Adaptations were made to the existing pre-colonial laws under the Pakistan (Adaptation of Existing Laws) Order 1947 and the Adaptation of Central Acts and Ordinances Order 1949.
All Pakistani Constitutions from 1956 till the present Constitution of 1973 included articles providing for the continuance of existing laws. Article 224(a) of the 1956 Constitution, Article 225(1) of 1962 Constitution, and Article 280(1) of the 1972 Interim Constitution all provide for continuation of pre-existing laws. Article 268(1) of the present 1973 Constitution provides:
Except as provided by this Article, all existing laws shall subject to the Constitution, continue in force so far as applicable and with the necessary adaptations until altered, repealed or amended by the appropriate Legislature.
Continuation of existing laws also applies to the periods of Martial Law, each of which was governed by a Laws (Continuance in Force) Order or something similar. Such laws were promulgated in 1958, 1969, 1977, and 1999 and provided for the continuation of laws during the Martial Law period.
‘Ulama Endorsing the Authority of the New State and its Judiciary ‘Ulama and the new State
‘Ulama in the new State did not have a big role to play. During the colonial period, the role of even the top ‘ulama was that of a mufti who issued fatawa. However, before the East India Company penetrated into and subsequently replaced the Islamic character of the Mughal legal system in the areas under the Company’s control, ‘ulama used to be appointed as qadis (judges) in the vast state and used to decide both criminal and civil cases. But in 1772, their role was changed and they could only advise the Company’s judges in cases involving Islamic law. This role was later abolished and ‘ulama were confined to seminaries and mosques where they could give rulings (fatawa) when sought by people. The natural result of this treatment at the hands of the colonials was the creation of hostile attitude of ‘ulama towards the colonialists which continued till the creation of Pakistan. One issue that was prominent in the writings and fatawa of the ‘ulama during the late colonial period was the absence of Muslim qadis (judges) in the sub-continent. The ‘ulama and the muftis of that time emphasized too much on the link between the dissolution of marriage and the presence of Muslim judges so much so that they used to advise people to go to princely Muslim states within India for such petty issues.
Let us examine two fatawa, issued by the illustrious Darul uloom Deoband regarding faskh (dissolution of marriage by the court):
1. Question: Hinda was given by her uncle in marriage to Zayd while she was a minor. Upon reaching the age of majority, she expressed her displeasure with the marriage and, in the presence of a few men, expressed her refusal to accept it. Has her marriage contract become annulled because of this refusal, or not?
Answer: According to the Durr al-mukhtar [of al-Haskafi] and al-Shami [Ibn ‘Abidin’s Hashiyat Rad al-mukhtar], Hinda does have the right to have her marriage annulled immediately after attaining the age of majority. However, without the judgment of a qadi (qadi shar‘i), her marriage contract will not be annulled. The Durr al-mukhtar requires ‘the qadi’s verdict for annulment’; and, as al-Shami has it, ‘if she chooses annulment, [then] that cannot take place without a judicial decision’. Consequently, since at this time there is no Islamic qadi, the marriage contract in question will not be annulled; for Hinda cannot annul her marriage contract on her own, and she cannot marry anyone else unless her husband has divorced her.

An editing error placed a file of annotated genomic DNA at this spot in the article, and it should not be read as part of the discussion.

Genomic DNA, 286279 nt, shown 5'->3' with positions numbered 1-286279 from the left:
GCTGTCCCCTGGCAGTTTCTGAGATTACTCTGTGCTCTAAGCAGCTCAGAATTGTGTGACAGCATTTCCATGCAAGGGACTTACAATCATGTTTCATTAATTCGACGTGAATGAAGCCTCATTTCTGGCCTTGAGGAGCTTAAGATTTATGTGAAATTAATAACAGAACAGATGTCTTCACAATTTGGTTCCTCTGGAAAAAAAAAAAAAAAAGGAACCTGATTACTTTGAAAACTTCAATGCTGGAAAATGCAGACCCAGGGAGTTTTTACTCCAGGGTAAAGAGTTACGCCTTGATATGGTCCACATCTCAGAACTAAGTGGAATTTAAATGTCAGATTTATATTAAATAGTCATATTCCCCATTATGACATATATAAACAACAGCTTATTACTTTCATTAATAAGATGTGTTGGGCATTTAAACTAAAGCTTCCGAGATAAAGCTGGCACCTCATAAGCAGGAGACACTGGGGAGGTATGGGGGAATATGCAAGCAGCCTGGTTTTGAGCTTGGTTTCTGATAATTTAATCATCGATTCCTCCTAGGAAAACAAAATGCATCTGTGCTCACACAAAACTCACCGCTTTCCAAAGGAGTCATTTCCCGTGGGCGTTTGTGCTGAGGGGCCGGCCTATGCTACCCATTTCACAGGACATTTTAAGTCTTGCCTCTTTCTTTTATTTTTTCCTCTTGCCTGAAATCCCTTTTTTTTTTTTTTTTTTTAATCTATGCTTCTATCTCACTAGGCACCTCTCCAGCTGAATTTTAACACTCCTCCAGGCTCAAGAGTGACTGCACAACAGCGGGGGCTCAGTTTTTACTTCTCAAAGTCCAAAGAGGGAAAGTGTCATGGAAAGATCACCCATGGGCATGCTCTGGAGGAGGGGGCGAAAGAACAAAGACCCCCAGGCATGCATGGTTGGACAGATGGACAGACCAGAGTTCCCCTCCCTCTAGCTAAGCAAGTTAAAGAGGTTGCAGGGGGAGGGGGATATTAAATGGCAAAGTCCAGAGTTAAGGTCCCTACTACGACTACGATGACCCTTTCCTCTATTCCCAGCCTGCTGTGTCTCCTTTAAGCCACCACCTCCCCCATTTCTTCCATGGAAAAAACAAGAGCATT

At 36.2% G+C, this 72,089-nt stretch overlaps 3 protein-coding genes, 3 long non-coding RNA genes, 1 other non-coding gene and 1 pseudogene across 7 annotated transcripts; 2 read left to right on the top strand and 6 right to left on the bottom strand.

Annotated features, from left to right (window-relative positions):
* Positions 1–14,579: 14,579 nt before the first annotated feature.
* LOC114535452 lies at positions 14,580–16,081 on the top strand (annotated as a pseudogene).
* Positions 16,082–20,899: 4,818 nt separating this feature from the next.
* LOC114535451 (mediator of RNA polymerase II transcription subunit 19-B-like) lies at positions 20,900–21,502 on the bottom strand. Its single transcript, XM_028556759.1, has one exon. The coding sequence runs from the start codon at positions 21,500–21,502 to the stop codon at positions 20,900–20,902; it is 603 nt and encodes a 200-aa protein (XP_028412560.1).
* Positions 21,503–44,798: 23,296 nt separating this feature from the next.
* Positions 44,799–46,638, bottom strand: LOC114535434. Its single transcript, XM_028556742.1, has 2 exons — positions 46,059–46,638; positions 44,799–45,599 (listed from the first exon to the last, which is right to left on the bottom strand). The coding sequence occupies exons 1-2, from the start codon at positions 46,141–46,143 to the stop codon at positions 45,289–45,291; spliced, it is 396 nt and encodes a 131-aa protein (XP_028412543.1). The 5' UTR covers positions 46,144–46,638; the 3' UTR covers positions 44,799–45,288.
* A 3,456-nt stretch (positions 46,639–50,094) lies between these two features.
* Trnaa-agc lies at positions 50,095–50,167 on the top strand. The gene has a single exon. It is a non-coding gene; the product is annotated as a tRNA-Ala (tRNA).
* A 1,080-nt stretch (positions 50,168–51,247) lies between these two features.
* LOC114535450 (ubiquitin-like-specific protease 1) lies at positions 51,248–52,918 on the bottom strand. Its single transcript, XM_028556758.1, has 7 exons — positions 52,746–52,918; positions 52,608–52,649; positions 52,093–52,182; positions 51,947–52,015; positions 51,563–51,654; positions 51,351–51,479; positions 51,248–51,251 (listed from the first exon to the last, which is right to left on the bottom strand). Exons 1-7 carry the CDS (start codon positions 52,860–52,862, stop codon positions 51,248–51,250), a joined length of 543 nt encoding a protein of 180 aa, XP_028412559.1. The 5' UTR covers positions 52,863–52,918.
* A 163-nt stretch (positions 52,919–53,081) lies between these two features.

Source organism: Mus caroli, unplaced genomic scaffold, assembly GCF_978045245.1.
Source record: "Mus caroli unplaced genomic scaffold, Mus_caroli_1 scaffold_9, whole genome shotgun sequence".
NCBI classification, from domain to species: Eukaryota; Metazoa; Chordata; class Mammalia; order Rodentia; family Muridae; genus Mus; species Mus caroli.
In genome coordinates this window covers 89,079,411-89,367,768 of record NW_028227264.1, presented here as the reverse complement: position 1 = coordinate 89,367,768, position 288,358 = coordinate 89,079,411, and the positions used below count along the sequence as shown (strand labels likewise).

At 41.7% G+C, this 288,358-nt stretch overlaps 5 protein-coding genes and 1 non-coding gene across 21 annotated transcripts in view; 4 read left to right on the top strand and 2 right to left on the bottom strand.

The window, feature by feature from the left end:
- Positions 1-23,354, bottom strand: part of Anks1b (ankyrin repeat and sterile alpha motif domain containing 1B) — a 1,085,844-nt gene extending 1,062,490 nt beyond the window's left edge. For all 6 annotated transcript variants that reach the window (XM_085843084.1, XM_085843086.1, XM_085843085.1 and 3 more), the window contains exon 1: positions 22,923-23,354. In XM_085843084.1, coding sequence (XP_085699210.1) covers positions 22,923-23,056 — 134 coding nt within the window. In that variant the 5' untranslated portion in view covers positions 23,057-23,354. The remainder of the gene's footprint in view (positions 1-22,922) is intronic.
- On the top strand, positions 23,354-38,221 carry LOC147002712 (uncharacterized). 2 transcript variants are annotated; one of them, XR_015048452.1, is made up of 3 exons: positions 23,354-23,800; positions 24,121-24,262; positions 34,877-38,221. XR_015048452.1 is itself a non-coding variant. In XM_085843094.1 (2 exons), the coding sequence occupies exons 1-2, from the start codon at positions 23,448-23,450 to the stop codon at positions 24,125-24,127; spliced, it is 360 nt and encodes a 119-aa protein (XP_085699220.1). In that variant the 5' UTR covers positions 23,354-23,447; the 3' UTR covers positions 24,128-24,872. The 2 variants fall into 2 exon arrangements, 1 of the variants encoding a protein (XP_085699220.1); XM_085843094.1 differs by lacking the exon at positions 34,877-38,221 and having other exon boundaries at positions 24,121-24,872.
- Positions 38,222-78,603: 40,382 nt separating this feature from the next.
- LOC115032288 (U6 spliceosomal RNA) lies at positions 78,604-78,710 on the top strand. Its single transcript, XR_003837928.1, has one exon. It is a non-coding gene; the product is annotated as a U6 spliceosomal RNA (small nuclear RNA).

2. Question: A woman used to have her regular menstrual cycles, but for a year these cycles have ceased. Her husband has divorced her. How long should her waiting period (‘idda) last? Will it be reckoned by months or by menstrual cycles? If the latter, then must she wait till the time she has despaired of further menstruation? The woman is extremely poor and lacks any means of financial support. Explain and be rewarded!
Answer: One learns from the chapter on ‘idda in the Durr al-mukhtar and Radd al-mukhtar that, according to the Hanafis [scholars], it would be necessary to wait until the time that the woman has despaired of further menstruating by reason of age (sinn-i iyas). According to the Maliki [jurists], however, the waiting period is nine months; or, according to a more authoritative opinion [within the Maliki school], it is one year after divorce. Acting on this opinion is permitted in case of necessity. [However, I] say that the following matters ought to be considered before [this view can be adopted]. First, she should receive medical treatment; only if such treatment does not restore her menstrual cycles should the [Maliki] opinion be followed; the ‘necessity’ [for adopting that opinion] is based on this [unsuccessful treatment]. Second, in order to act on this [Maliki] opinion, the decision of a [Muslim] qadi is required. A Muslim judge, even if appointed by an infidel king, is acceptable as a shar‘i qadi. Consequently, a petition should be given to the government to empower a Muslim judge to decide on this matter; that Muslim qadi may then allow the woman to remarry after having passed her waiting period, as laid down in this fatwa. This is the way to act [on this matter]. Thirdly, in case, the waiting period had begun according to this [Maliki] opinion, and her menstrual cycle happens to start before the end of this year, then the waiting period would be observed from the time of the [commencement of the] menstrual period. And Allah knows best. 9 Dhu’l-qa‘d, 1325 A. H. [14 December 1907].